Battle of Europe is the latest release from Montreal-based publisher, Strategy First. Developed by MAUS Software, this flight simulation is a budget release set in the World War II theatre. This low cost game is attractive for its decent graphics, easy to learn controls, and wide variety of missions. From fighter pilot to B-17 tail gunner, this game has a lot going for it. However, its lack of online play, rigid mission objectives, and lack of complex AI might limit a player's desire to re-visit this game after all of the missions have been completed.
Battle of Europe is a mission-based single-player game. The level objectives are provided at the beginning of each mission and the gameplay is straightforward. Meet the objectives and you proceed to the next mission. Each mission attempts to hold your attention by presenting a variety of challenges, with each one advancing your air battle experience and knowledge. Completing fighter, interceptor and bomber missions without the complications of carburetor enrichment, stall speed alterations, and other realistic WWII flight complications leaves the player focused on the excitement of each battle.
Players who fail to complete missions face one of the games greatest shortcomings. Unfortunately, the game lacks mid-mission save capability. This, plus its extremely limited AI, means that players will be faced with the extreme boredom of repeating missions. Thos who prefer arcade style games will be comfortable with this, however, those used to the unpredictability of online human opponents will find this frustrating.
While trying to accelerate my progress through various missions, I set the difficulty adjustment to its easiest level. This highlighted the arcade aspects of the game since it caused targeting and downing of opponent aircraft to become easier with improved auto aiming. Despite these efforts, I have yet to complete the game in its entirety. Battle of Europe continues to present enough of a challenge to prevent me from sweeping through each mission with ease, auto aim capability or not.
The game's controls default to keyboard-only use, and, without a working joystick, I initially changed them to a combination of keyboard and mouse. This worked alright for me once I set the input sensitivity extremely low. However, my disappointment with my failed attempts to get a controller working, with applicable drivers, left me with the impression that players may require a lot of patience when setting up their favourite input devices.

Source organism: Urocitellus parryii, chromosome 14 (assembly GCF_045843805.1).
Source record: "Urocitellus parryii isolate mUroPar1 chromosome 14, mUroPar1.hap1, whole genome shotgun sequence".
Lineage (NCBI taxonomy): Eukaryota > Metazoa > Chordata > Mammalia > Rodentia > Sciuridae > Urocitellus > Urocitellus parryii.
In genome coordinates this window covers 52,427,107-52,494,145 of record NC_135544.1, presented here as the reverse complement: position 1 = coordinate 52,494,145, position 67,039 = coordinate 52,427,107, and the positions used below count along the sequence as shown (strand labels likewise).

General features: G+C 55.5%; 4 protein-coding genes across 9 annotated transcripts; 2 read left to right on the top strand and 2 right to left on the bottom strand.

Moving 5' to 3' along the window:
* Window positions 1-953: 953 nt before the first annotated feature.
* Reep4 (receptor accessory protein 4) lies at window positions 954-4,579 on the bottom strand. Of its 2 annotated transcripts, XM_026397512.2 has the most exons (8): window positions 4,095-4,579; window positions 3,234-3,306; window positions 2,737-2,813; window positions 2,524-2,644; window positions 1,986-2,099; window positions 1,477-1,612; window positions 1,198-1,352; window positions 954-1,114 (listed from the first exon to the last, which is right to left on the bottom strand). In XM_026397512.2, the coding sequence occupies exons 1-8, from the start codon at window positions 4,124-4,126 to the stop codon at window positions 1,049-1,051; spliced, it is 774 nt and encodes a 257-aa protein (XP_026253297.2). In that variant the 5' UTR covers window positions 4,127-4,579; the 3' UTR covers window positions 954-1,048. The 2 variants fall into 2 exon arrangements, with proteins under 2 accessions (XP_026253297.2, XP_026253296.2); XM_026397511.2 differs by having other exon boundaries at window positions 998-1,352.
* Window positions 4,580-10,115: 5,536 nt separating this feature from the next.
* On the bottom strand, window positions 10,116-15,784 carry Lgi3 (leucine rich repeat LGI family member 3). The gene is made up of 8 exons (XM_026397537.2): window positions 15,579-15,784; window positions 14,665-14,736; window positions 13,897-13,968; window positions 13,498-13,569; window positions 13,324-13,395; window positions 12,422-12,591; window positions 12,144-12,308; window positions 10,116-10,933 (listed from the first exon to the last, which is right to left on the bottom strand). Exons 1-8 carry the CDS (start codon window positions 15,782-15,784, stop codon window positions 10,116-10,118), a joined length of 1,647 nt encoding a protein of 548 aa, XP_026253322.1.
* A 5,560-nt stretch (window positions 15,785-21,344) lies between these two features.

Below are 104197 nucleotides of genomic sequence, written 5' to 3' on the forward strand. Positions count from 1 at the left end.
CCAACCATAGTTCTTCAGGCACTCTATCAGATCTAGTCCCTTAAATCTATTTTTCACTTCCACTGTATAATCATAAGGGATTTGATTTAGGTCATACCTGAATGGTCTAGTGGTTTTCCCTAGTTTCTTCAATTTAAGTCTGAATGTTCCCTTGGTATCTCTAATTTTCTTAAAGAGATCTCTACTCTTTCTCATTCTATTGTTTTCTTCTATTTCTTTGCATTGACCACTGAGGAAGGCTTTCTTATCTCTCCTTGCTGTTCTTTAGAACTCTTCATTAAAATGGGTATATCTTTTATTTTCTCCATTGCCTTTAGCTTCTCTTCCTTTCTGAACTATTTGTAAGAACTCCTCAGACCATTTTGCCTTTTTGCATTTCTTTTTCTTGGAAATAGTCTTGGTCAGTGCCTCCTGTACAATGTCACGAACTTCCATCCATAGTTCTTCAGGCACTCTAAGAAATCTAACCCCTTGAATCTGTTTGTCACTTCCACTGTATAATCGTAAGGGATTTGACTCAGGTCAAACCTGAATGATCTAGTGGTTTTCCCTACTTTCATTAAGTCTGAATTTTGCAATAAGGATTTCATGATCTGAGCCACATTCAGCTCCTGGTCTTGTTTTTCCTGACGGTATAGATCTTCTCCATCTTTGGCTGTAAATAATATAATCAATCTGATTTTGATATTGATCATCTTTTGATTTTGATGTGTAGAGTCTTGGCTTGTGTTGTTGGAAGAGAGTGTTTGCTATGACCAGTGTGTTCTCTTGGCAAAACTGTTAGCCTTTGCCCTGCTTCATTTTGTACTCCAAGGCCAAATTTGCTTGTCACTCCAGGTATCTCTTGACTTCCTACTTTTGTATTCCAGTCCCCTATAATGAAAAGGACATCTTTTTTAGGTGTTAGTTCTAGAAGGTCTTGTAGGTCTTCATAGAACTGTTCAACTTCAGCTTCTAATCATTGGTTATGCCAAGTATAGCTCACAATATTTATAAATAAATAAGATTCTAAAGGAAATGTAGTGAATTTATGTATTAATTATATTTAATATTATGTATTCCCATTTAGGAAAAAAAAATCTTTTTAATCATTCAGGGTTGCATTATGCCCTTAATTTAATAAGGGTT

In Battle of Europe, each plane seems to present its own unique handling characteristics based on its size, weight, and build design. Bombers will handle slowly; turning in wide circles and leaving themselves open to enemy bullets. Fighters on the other hand, turn, dive and climb quickly, allowing them to keep slower aircraft and ground targets within their cross hairs. While aircraft handling may be unique, their weapons are not. History buffs will be let down by the common weapons provided on each aircraft type. Hurricanes, Spitfires, and other aircraft of that size begin each mission with a standard arsenal of guns, rockets, and bombs. This downfall, combined with the ability of each aircraft to climb straight up indefinitely without loosing speed, makes this a game that will disappoint those looking for historical accuracy.
On the other hand, if you're looking for a visually exciting, arcade-style game that presents challenging missions in an easy to learn WWII flight simulation, this game has a lot to offer. However, if you need dynamic online game play with historically accurate aircraft, look somewhere else. Since I place great value in online play and historic accuracy in my gaming, this game fell a little short of my top picks. However, like the title of this review states, the game is a good "no nonsense arcade style WWII flight sim."